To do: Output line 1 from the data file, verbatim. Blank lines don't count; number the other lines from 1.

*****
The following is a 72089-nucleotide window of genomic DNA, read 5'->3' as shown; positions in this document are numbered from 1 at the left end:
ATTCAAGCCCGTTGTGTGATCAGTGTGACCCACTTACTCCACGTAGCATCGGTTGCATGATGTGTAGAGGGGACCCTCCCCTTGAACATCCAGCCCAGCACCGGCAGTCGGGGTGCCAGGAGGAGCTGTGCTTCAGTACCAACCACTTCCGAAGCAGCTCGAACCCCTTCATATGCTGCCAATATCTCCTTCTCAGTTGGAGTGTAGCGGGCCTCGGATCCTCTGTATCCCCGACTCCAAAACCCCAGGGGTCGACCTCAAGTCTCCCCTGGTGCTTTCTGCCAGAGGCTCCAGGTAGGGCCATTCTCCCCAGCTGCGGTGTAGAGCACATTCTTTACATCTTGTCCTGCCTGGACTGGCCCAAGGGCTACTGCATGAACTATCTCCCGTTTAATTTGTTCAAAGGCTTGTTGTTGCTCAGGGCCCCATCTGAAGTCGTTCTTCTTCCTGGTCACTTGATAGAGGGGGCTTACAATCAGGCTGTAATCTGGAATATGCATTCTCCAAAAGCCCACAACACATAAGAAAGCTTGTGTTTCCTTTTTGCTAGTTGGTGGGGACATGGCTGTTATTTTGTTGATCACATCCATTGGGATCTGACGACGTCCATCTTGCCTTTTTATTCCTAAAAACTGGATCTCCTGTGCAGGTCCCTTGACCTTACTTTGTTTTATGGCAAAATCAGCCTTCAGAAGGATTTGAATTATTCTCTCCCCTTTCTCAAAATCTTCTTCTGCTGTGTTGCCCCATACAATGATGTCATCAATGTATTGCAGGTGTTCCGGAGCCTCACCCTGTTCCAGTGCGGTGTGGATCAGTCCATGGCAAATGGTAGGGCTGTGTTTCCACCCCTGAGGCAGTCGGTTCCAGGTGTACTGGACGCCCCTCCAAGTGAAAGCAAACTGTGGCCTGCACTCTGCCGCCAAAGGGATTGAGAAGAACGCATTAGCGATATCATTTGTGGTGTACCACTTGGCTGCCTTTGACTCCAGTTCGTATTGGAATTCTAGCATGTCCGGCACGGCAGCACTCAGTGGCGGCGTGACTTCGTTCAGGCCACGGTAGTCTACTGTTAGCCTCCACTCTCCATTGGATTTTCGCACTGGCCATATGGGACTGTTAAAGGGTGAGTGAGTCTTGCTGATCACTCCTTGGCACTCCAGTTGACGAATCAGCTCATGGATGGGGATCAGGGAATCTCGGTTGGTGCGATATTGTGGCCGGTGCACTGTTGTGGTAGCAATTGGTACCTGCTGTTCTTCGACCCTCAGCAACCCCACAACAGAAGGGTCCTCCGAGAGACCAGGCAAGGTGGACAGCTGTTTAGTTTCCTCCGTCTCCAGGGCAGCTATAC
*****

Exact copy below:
The following is a 72089-nucleotide window of genomic DNA, read 5'->3' as shown; positions in this document are numbered from 1 at the left end: